Four incalculables and one-hundred thousand aeons ago, a hermit Sumedha resolved to become a Buddha. He did this in the presence of The Buddha Diparikara. The Buddha Diparikara prophesied that he would eventually become The Buddha Gotama. From then till his attainment of Buddhahood as The Buddha Gotama, the Bodhisatta developed his parami. That included training under twenty-four different Buddhas: sometimes as a hermit, sometimes as a bhikkhu, or a Brahmin, a king, a lord, a superior animal, a deva, or yakkha.
The twenty-four Buddhas are explained in The Buddha·Uneage Text (BuddhaoVati1sa·Pa!i). It explains their birth, life span, status, the name of their parents, the name of their wives and children, their life span, way of renunciation, the duration of their efforts to attain Buddhahood, their teaching of the ‘Dhamma·Cakka·PpavatfJlana·Suttati1′(‘The Dhamma-Wheel Setting-in-Motion Sutta’),956 and the name of their Chief Disdples and chief lay-disciples. Each account explains also where they went into Parinibbana, and how their relics were distributed.
Included in The Buddha·Uneage Textis The Buddha’s prophecy of the next Buddha, The Buddha Metteya:957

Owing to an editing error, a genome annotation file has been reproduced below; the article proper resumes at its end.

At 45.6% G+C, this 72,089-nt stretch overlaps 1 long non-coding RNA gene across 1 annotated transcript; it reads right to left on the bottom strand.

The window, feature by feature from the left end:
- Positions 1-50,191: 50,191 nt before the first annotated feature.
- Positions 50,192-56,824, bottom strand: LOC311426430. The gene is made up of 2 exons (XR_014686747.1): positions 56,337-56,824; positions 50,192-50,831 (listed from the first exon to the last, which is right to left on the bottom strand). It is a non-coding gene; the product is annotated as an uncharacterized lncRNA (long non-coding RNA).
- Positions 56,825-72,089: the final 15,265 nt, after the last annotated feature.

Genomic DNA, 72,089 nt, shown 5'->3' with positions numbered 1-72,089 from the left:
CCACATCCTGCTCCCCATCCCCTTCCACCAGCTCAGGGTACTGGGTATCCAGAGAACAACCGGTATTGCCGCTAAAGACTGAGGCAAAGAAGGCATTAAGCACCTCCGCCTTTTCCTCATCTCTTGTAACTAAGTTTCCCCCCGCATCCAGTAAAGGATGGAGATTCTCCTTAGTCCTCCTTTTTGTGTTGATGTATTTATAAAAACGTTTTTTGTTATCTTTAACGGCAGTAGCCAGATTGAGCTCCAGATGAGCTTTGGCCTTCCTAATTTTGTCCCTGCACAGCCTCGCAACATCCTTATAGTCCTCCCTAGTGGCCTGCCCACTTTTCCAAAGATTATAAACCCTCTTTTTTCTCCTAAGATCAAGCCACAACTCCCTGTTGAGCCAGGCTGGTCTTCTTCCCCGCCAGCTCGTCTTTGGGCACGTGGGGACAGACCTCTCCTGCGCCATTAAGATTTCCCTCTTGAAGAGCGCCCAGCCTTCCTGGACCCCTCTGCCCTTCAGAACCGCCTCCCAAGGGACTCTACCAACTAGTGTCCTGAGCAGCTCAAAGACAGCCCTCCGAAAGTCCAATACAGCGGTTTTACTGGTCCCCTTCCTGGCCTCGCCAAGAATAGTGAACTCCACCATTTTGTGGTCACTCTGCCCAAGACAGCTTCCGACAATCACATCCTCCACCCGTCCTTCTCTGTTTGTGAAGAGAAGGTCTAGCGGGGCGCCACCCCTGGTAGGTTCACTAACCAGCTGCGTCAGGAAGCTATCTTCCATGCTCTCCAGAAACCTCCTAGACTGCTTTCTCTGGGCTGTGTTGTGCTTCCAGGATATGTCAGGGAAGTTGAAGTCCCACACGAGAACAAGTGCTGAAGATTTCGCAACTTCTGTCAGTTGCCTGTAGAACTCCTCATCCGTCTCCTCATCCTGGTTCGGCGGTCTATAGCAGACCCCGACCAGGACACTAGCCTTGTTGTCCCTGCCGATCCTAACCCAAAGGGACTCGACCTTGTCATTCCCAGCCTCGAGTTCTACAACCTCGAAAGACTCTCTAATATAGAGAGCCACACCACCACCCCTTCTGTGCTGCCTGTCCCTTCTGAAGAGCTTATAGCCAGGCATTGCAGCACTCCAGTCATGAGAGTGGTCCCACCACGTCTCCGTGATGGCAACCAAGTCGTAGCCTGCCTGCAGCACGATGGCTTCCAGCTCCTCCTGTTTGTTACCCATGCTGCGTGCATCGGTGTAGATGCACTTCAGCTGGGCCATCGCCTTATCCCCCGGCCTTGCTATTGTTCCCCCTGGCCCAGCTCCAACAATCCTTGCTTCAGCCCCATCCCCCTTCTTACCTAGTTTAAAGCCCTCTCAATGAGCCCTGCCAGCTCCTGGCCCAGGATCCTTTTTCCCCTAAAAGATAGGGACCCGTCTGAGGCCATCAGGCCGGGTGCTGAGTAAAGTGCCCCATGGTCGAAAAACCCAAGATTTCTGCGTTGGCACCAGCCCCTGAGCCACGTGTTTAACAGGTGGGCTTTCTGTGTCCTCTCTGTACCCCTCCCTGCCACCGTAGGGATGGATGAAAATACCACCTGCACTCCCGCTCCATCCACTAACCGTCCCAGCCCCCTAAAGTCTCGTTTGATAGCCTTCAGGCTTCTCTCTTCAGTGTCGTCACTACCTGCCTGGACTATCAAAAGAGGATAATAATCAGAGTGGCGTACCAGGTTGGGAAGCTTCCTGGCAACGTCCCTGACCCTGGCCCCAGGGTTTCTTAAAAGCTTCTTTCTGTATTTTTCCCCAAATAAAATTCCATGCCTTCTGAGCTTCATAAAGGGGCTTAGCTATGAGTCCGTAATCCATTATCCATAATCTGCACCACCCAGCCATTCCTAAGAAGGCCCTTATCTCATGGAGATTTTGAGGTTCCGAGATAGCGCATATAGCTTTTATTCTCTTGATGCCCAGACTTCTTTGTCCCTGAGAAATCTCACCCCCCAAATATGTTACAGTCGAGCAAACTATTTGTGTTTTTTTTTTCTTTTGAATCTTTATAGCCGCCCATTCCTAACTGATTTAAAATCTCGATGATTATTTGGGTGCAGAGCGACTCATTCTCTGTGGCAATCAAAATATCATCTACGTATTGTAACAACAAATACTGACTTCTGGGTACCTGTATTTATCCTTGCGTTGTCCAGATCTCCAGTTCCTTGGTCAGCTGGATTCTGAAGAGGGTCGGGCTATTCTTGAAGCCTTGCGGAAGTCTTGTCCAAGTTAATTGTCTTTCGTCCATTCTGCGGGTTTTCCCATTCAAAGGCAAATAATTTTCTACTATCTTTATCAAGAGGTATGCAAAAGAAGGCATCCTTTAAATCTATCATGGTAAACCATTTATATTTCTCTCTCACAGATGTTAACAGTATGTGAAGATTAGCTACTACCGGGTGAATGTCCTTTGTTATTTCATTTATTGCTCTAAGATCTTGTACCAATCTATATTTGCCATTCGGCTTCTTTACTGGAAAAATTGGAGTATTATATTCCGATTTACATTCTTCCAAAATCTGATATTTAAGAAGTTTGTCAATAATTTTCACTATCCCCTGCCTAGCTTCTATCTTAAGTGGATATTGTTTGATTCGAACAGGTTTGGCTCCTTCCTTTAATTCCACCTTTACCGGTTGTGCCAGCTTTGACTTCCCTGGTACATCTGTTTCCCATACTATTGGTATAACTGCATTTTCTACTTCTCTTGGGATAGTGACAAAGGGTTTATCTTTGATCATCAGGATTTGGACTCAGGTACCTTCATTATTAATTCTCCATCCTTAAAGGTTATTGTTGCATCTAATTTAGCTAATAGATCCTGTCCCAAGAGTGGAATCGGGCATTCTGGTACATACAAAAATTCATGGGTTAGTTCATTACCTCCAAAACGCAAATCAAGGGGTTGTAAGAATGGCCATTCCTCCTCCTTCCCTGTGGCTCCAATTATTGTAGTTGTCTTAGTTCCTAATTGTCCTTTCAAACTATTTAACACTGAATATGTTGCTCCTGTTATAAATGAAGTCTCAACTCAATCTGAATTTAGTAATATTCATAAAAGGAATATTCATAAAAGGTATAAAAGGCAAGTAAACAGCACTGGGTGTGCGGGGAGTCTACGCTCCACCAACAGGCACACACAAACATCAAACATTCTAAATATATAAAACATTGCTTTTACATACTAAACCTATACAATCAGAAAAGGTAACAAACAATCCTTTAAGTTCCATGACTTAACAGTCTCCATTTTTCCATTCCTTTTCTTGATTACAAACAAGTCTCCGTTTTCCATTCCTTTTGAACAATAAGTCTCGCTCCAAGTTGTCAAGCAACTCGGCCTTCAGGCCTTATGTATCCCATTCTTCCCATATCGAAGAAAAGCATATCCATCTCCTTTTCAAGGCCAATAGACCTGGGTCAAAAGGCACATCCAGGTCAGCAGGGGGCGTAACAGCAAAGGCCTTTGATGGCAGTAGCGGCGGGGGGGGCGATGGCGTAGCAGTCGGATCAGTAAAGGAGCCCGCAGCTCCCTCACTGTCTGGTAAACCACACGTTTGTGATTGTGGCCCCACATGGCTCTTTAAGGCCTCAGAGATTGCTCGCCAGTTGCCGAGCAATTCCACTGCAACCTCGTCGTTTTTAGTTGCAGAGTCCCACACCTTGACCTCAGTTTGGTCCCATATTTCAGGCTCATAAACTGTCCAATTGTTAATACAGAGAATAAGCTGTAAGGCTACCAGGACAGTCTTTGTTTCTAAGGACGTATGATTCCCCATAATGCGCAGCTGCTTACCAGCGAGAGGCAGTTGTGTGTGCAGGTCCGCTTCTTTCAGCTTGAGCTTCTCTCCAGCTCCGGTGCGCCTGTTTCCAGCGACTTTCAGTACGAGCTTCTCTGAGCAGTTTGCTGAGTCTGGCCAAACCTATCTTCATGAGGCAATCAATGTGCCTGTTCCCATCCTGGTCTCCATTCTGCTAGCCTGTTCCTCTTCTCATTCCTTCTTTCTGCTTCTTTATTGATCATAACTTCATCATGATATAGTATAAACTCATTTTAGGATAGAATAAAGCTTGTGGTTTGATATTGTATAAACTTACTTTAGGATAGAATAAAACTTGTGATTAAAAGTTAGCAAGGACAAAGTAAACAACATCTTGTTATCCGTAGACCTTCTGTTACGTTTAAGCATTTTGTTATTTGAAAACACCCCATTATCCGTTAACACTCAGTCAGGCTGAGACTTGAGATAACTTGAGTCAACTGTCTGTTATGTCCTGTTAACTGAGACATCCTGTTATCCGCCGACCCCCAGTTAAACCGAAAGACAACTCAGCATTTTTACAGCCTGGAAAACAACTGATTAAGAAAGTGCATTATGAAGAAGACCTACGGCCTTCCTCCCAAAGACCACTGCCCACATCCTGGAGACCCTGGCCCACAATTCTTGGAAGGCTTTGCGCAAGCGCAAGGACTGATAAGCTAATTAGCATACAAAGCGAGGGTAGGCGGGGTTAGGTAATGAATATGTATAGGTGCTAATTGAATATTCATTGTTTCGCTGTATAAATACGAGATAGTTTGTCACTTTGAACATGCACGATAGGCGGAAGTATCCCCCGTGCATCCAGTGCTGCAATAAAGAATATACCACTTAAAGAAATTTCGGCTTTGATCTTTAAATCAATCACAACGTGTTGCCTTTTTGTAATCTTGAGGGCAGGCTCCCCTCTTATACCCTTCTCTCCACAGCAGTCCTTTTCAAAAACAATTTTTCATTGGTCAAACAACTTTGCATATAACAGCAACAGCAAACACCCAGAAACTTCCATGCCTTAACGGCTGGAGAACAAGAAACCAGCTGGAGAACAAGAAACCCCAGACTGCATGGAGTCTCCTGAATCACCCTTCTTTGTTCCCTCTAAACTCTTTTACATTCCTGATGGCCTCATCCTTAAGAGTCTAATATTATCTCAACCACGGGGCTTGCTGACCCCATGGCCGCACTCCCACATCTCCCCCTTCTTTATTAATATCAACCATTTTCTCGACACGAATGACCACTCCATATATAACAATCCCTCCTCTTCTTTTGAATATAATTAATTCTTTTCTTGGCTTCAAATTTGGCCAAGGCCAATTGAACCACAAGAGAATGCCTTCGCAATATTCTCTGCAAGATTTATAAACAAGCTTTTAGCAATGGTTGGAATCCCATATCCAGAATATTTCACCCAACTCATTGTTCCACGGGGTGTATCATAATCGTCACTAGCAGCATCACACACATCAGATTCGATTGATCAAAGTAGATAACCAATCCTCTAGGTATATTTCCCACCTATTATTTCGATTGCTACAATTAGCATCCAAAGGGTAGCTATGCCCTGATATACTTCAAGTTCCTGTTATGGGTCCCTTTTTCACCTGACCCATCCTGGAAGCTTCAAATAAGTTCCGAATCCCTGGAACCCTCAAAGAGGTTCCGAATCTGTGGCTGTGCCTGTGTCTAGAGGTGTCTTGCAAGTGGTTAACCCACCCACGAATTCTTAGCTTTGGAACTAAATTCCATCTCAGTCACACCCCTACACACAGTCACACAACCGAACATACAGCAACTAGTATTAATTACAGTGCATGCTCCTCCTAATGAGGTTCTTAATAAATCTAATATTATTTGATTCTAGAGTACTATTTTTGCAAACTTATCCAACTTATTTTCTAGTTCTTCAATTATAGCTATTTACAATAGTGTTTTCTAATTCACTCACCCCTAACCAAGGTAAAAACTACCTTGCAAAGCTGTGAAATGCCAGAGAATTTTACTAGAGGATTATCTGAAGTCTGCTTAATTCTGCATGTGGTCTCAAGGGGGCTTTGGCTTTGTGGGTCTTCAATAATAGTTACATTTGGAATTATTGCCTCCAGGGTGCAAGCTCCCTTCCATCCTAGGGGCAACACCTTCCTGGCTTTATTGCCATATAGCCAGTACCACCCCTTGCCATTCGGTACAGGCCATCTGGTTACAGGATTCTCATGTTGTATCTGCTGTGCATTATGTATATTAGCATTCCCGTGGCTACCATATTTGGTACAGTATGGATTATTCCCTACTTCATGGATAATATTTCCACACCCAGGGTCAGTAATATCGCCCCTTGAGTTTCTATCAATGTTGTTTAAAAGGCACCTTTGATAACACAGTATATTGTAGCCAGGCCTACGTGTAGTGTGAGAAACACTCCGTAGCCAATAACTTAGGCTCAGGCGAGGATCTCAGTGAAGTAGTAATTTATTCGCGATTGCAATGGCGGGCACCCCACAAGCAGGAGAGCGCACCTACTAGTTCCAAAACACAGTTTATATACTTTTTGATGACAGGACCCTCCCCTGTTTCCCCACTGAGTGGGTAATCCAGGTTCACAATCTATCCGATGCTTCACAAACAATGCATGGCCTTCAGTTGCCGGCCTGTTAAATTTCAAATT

24) The Buddha Diparnkara
23) The Buddha Kondanna
22) The Buddha Mangala
21) The Buddha Sumana
20) The Buddha Revata
19) The Buddha Sobhita
18) The Buddha Anomadassi
17) The Buddha Paduma
16) The Buddha Narada
15) The Buddha Padumuttara
14) The Buddha Sumedha
13) The Buddha Sujata
12) The Buddha Piyadassi
11) The Buddha Atthadassi
10) The Buddha Dhammadassi
9) The Buddha Siddhattha
8) The Buddha TIssa
7) The Buddha Phussa
6) The Buddha Vipassi
5) The Buddha Sikhi
4) The Buddha Vessabhu
3) The Buddha Kakusandha
2) The Buddha Konagamana
1) The Buddha Kassapa
The Buddha Gotama
The Buddha Metteya
The six Buddhas before The Buddha Gotama are explained by our Buddha also in ‘Mah·iApadana·Suttam'(‘The Great-Lineage Sutta’). He explains, for example:958
956 The Buddha Gotama’s version of this sutta is found in S.V.XH.ii.1.
957 The Buddha Gotama mentions the coming of The Buddha Metteya also in D.iii.3 ‘Cakka·Vatti·sma·Nada·Suttafh'(‘The Wheel-Turning Uon’s-Roar Sutta’).
958 (D.ii.l)The Buddha knows this by His own knowledge, and also because Non-Returners in the pure abodes describe to him the past dispensation during whim they attained their Path&Fruition.
The Workings of Kamma